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How can I climb out of debt?




Question? I have a well-paying job, but I’ve been trying to get out of debt for years.

It seems like a deep hole. How can I climb out?

Answer: There is no magical formula for freeing yourself of a heavy debt load. It just requires plain old-fashioned discipline on the path of the individual. One should always aim to live within your means. However, there are some other ways to negotiate your loans in order to get some relief. Make sure and have the ability to make lump sum payments to your loan before the maturity. This would help you to reduce your debt load at a faster rate. It would also help to reduce your future monthly payments of principal and interest. Some facilities put heavy penalties on early repayment so make sure and negotiate this way so you would have the freedom to retire your debt early.{{more}}

Secondly, make sure and shop around for lower rates from two or more banks in order to get a market read. As rates have fallen drastically in the market it may be possible to renegotiate the interest rate on your loans and hence reduce the interest factor of your monthly installment. Thirdly try and spread your loan over a long tenor in order to reduce the size of the monthly payments. This would ease the strain on your monthly cash flow. While the interest you pay over the term would be higher this may be necessary to allow you to meet other monthly commitments.

Question? I once heard someone advise that to build a solid financial foundation you should pay yourself. What does that mean?

Answer: It depends on the meaning of the expression pay yourself as there are varying interpretations to this rule of thumb. If you mean that you take on monthly commitments ie debt payments and household expenditure only to the extent that you can set aside a fixed amount per month to savings then this is sound. However, if the interpretation is that as a business person you put funds aside for dividends before taking into consideration your creditors and employees then this is not advisable. Employees and creditors are important stakeholders in a business and their needs should be considered first before those of the shareholders. As a principle this would work to the benefit of the business in keeping good working relations with these key stakeholders.

Question? I’m a young person in my twenties and I would like to start building wealth to take care of my family. I am also hearing about loan sales from a number of financial institutions. Should I borrow and invest in the stock market?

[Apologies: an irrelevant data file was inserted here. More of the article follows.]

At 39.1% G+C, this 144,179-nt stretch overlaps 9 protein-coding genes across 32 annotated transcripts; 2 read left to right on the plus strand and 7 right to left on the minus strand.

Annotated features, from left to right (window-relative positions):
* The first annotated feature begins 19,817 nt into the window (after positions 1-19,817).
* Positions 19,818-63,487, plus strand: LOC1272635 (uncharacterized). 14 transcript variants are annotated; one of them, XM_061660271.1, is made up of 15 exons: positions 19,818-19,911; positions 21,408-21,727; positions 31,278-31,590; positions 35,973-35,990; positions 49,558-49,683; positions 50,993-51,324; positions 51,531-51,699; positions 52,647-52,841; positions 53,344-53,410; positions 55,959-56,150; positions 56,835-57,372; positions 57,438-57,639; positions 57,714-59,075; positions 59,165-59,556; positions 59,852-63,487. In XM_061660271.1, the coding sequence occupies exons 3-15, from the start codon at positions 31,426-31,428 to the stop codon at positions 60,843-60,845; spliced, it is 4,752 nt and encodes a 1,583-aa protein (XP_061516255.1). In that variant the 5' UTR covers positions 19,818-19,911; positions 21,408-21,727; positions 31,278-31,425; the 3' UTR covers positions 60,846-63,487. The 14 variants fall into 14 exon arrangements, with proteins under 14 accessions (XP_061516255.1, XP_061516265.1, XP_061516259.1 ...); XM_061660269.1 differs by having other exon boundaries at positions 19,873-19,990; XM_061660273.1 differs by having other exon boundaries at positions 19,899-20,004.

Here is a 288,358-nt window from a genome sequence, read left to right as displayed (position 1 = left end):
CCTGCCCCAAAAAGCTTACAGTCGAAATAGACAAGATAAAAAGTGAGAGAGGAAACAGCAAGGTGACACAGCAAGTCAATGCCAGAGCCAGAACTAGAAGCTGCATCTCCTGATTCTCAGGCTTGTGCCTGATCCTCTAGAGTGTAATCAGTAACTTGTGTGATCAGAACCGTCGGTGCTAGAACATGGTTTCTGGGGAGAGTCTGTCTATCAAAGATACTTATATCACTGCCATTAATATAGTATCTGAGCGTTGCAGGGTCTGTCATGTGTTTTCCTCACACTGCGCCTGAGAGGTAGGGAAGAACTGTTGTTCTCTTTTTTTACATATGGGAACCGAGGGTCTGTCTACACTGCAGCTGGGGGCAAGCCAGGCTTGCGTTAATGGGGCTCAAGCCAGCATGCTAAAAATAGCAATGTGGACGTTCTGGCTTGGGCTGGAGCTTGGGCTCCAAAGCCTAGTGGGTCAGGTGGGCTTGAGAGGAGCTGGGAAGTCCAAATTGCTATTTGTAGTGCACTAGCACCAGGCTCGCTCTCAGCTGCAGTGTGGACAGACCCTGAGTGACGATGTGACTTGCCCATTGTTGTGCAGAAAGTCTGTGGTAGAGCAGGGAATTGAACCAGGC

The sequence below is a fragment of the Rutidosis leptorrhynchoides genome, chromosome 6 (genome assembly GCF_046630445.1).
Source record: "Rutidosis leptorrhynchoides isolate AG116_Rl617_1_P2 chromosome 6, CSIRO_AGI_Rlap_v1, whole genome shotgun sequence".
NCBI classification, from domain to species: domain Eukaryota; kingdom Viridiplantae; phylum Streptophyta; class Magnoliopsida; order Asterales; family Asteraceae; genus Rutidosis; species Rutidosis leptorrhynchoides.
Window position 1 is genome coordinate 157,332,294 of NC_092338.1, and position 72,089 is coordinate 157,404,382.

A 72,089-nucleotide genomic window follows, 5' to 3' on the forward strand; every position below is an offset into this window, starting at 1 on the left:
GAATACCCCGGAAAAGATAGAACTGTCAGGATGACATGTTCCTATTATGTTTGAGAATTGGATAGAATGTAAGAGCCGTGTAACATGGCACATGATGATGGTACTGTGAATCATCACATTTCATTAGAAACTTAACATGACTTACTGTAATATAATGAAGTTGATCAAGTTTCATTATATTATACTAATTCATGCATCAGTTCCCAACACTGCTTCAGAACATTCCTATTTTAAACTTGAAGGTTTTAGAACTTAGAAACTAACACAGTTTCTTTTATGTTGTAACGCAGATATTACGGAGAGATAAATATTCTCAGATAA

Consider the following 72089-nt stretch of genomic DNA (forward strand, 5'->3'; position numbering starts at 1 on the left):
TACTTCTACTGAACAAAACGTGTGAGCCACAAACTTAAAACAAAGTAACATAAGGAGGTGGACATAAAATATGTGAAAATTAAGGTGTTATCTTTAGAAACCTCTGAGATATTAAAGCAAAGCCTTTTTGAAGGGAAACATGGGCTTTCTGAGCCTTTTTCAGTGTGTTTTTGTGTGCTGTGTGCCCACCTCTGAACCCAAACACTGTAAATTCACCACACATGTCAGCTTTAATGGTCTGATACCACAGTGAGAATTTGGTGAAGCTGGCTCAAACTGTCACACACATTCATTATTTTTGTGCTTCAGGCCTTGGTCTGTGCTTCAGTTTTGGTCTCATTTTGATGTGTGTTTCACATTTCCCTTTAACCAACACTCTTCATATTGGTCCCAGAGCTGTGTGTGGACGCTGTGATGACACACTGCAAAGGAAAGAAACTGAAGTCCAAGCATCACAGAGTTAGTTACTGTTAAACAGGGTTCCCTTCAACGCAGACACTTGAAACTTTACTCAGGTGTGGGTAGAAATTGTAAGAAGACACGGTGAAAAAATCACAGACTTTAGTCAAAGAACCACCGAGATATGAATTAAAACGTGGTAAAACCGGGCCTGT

Answer: First of all, you need to determine whether you would qualify for the loans you are hearing about. Approach the institution offering the loan and find out the details. At most banks the qualifying criteria usually include a debt service ratio below some specified level and a good credit history. This would be especially so since a lot of the loan sales are being offered on an unsecured basis. If you can obtain the loan then investing in the stock market may be suitable for you. However, it is important to note that while you have to pay a monthly installment towards the loan you would not be receiving monthly cash flows from your stock market investment. You would therefore have to fund this out of your salary. So it is important to look at your existing fixed monthly expenses and commitments and then add on what the loan installment would be to see if you could comfortably afford it. You do not want to place an undue strain on your monthly cash flow and jeopardize your necessities. You may thus want to borrow the amount that would allow you to pay for expenses and the loan and still have some left for emergencies and discretionary expenditure. Also, make sure that the loan term is longer than four to five years. While the amount of interest that you pay would increase it gives you time to let the market work for you. But more importantly there is short-term volatility in the stock market and you do not want to be forced to liquidate to pay off your loan when the market is down. After this has been worked out talk to a broker and get some advice on the shares that are likely to perform well.

Disclaimer: All information contained in this article has been obtained from sources that CMMB believes to be accurate and reliable. All opinions and estimates constitute the Author’s judgment as of the date of the article; however neither its accuracy and completeness nor the opinions based thereon are guaranteed. As such, no warranty, express or implied, as to the accuracy, timeliness or completeness of this article is given or made by CMMB in any form whatsoever.

CMMB and/or it employees or directors may, where applicable, make markets and effect transactions, or have positions in securities or companies mentioned herein. Neither the information nor any opinion expressed shall be construed to be, or constitute an offer or a solicitation to buy or sell.